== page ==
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When applying the one-split approach, one would like to know the consistency of the decision with respect to repeated splitting. In the simulation, we have estimated this consistency as well. We observed that the multisplit approach using c 0. Second, we observed that the one-split approach can be more powerful on average than the multisplit approaches but only in the very low power region when its results are inconsistent. This is mainly due to splits for which the alternative is more pronounced.

We consider 2 applications of our inference procedure. We focus on survival as a response variable. All testing is one-sided. The first data set is the microarray data set of Bullinger and others which can be downloaded from the GEO data base accession number GSE It consists of gene expression profiles from patients with acute myeloid leukemia and contains expression values of genes.

Thirteen samples with more than missing values are removed. The resulting data set contains expression profiles of genes. Remaining missing values are imputed using K -nearest neighbors. Overall survival is used as the end point in the analysis. This is a high-dimensional setting for which the number of covariates, p , is larger than N. These comparisons all evaluate several methods by several prediction error metrics.

Here, we first focus on the comparison between lasso regression and ridge regression. We used implementations of lasso and ridge as described in Park and Hastie and Van Houwelingen and others , respectively. The nice variable selection property of lasso motivates our asymmetric preference for the 2 prediction procedures. If ridge regression predicts significantly better than lasso regression for our data, it may be worthwhile to consider using this more expensive procedure. Figure 1 a displays the histogram of p -values as determined from the 50 splits.

Figure 1 b shows the potential effect of the split fraction on the prediction error. This implies that one should be careful with deciding between 2 procedures based on cross-validated prediction errors for one given split fraction. In conclusion, there is no statistical evidence to prefer ridge over lasso in this application, so the lasso is recommended because of its additional feature selection property.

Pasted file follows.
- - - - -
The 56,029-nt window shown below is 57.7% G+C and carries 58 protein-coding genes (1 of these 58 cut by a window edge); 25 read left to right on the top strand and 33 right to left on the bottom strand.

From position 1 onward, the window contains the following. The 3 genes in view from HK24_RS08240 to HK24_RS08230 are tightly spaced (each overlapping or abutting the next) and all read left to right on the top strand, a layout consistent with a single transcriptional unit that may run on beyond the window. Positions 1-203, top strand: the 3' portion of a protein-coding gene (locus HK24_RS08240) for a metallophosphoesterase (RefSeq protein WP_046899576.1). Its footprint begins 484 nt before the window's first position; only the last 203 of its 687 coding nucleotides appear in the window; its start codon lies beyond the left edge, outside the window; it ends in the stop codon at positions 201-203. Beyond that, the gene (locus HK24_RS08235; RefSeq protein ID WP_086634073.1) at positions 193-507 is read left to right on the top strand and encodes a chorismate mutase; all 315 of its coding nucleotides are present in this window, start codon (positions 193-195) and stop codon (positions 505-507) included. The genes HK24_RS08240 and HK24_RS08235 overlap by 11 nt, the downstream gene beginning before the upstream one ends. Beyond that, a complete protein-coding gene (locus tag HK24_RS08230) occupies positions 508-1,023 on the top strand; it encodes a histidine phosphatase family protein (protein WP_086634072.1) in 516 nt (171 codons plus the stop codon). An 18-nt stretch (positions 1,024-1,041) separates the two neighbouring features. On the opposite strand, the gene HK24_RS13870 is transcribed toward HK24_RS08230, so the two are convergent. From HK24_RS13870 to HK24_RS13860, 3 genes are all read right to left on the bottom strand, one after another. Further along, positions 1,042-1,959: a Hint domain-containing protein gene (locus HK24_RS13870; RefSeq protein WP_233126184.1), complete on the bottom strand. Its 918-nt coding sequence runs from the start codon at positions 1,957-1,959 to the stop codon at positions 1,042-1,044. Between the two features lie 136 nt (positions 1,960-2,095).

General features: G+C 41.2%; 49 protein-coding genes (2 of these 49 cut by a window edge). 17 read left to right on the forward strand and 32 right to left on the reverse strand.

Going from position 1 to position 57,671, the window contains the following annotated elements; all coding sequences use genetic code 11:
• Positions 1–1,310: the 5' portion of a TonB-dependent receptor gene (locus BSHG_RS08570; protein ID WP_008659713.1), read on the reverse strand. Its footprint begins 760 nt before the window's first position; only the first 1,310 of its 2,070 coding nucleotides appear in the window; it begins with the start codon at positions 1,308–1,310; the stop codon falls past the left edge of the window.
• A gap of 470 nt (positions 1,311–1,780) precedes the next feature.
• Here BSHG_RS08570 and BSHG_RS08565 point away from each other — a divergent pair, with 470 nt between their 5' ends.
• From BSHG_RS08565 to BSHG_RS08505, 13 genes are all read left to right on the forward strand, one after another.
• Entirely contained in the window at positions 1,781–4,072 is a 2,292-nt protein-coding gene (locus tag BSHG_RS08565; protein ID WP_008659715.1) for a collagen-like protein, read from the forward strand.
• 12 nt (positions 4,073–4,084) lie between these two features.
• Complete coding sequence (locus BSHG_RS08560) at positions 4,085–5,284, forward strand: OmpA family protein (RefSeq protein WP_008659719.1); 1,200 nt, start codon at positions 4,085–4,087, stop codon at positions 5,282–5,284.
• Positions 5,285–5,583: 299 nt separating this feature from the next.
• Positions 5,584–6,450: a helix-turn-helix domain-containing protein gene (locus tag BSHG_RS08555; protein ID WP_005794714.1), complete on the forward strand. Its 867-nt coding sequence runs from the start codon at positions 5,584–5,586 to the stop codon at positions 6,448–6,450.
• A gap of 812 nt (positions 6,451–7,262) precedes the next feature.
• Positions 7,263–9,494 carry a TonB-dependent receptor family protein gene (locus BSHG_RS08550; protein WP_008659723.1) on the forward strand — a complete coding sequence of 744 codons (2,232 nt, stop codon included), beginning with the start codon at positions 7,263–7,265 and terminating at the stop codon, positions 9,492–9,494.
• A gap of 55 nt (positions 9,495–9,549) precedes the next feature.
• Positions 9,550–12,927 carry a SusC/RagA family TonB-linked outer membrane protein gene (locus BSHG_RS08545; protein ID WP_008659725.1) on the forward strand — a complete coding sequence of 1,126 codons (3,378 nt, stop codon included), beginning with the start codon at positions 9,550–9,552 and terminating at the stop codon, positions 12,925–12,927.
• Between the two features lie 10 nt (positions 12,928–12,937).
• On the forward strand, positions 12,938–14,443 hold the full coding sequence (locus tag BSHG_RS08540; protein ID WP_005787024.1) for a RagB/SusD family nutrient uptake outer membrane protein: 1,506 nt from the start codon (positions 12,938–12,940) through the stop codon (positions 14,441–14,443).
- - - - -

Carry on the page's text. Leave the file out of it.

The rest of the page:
Lasso versus ridge: a histogram of p -values and b prediction errors for several split fractions; median solid and quartiles dashed. A second application of our test is illustrated on a second data set of 99 Dutch patients with acute myeloid leukemia. At diagnosis, DNA expression was measured for 33 genes and its relation with survival was examined Hess and others In addition, the degree of methylation was assessed for 25 different regions. Here, we compare a lasso regression that contains both predictor sets versus one containing only the gene expression markers. If the procedure with both sets predicts significantly better than the procedure with DNA expression alone, it may be considered for prognosis of patients.

Otherwise, the less costly alternative without methylation assessments is preferred. We increased I to because we were not satisfied with the precision of the estimates of the summary p -values from 50 splits. Figure 2 a displays the histogram of p -values. Hence, there is substantial evidence that the methylation markers are crucial in addition to the mRNA markers for predicting survival in this data set.

Methylation versus no methylation: a histogram of p -values and b prediction errors for several split fractions; median solid and quartiles dashed. Our testing procedure is based on simple CV. We have also considered 3 utilizations of the bootstrap for the purpose of inference, but none was found to be appropriate.

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  4. Below, we discuss these bootstrapping schemes and why these fail for our aim. First, in this splitting setting, bootstrapping the residuals in a multivariate fashion is not feasible due to the complex dependencies between residuals of test samples which are in each other's training set for 2 different splits. Hence, exchangeability of the samples is not guaranteed.

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    Second, it has been shown before that estimation of the prediction error may be improved by combining bootstrap CV with the apparent error rate Schumacher and others Bootstrap CV resamples a training set of size N from the original sample and uses samples not present in the bootstrap as test samples. This results in a somewhat pessimistic estimate since the bootstrap sample does not contain all the information contained in the original sample. Therefore, a weighted average with the apparent error error within the training sample is computed. Unfortunately, this elegant approach seems inappropriate in an inference procedure.